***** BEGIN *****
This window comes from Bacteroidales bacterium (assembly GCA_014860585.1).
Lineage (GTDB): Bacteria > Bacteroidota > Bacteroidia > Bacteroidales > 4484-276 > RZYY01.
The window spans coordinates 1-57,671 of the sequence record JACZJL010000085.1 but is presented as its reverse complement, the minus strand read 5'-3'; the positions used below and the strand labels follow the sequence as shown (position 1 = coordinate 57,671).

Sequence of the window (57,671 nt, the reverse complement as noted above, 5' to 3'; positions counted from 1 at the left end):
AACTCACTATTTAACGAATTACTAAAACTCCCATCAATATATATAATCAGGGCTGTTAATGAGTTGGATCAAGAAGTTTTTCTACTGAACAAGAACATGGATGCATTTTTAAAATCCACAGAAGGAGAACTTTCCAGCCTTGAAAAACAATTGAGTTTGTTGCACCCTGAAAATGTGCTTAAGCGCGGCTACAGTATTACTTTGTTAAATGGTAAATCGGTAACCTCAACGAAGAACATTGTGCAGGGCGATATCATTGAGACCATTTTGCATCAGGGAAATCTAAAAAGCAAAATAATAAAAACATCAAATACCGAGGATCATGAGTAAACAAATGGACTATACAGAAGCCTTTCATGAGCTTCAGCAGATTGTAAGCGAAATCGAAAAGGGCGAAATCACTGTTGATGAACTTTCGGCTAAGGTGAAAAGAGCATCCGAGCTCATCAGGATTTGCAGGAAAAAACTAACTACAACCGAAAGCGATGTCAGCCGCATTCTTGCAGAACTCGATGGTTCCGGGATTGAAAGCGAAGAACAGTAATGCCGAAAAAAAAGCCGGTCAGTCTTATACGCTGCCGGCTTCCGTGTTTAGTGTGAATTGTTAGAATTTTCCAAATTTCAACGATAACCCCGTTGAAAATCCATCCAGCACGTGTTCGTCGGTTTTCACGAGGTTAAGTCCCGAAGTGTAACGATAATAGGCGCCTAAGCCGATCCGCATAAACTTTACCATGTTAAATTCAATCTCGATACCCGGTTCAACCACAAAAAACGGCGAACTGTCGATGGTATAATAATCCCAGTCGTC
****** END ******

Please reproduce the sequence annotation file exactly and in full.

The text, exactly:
This window comes from Bacteroidales bacterium (assembly GCA_014860585.1).
Lineage (GTDB): Bacteria > Bacteroidota > Bacteroidia > Bacteroidales > 4484-276 > RZYY01.
The window spans coordinates 1-57,671 of the sequence record JACZJL010000085.1 but is presented as its reverse complement, the minus strand read 5'-3'; the positions used below and the strand labels follow the sequence as shown (position 1 = coordinate 57,671).

Sequence of the window (57,671 nt, the reverse complement as noted above, 5' to 3'; positions counted from 1 at the left end):
AACTCACTATTTAACGAATTACTAAAACTCCCATCAATATATATAATCAGGGCTGTTAATGAGTTGGATCAAGAAGTTTTTCTACTGAACAAGAACATGGATGCATTTTTAAAATCCACAGAAGGAGAACTTTCCAGCCTTGAAAAACAATTGAGTTTGTTGCACCCTGAAAATGTGCTTAAGCGCGGCTACAGTATTACTTTGTTAAATGGTAAATCGGTAACCTCAACGAAGAACATTGTGCAGGGCGATATCATTGAGACCATTTTGCATCAGGGAAATCTAAAAAGCAAAATAATAAAAACATCAAATACCGAGGATCATGAGTAAACAAATGGACTATACAGAAGCCTTTCATGAGCTTCAGCAGATTGTAAGCGAAATCGAAAAGGGCGAAATCACTGTTGATGAACTTTCGGCTAAGGTGAAAAGAGCATCCGAGCTCATCAGGATTTGCAGGAAAAAACTAACTACAACCGAAAGCGATGTCAGCCGCATTCTTGCAGAACTCGATGGTTCCGGGATTGAAAGCGAAGAACAGTAATGCCGAAAAAAAAGCCGGTCAGTCTTATACGCTGCCGGCTTCCGTGTTTAGTGTGAATTGTTAGAATTTTCCAAATTTCAACGATAACCCCGTTGAAAATCCATCCAGCACGTGTTCGTCGGTTTTCACGAGGTTAAGTCCCGAAGTGTAACGATAATAGGCGCCTAAGCCGATCCGCATAAACTTTACCATGTTAAATTCAATCTCGATACCCGGTTCAACCACAAAAAACGGCGAACTGTCGATGGTATAATAATCCCAGTCGTC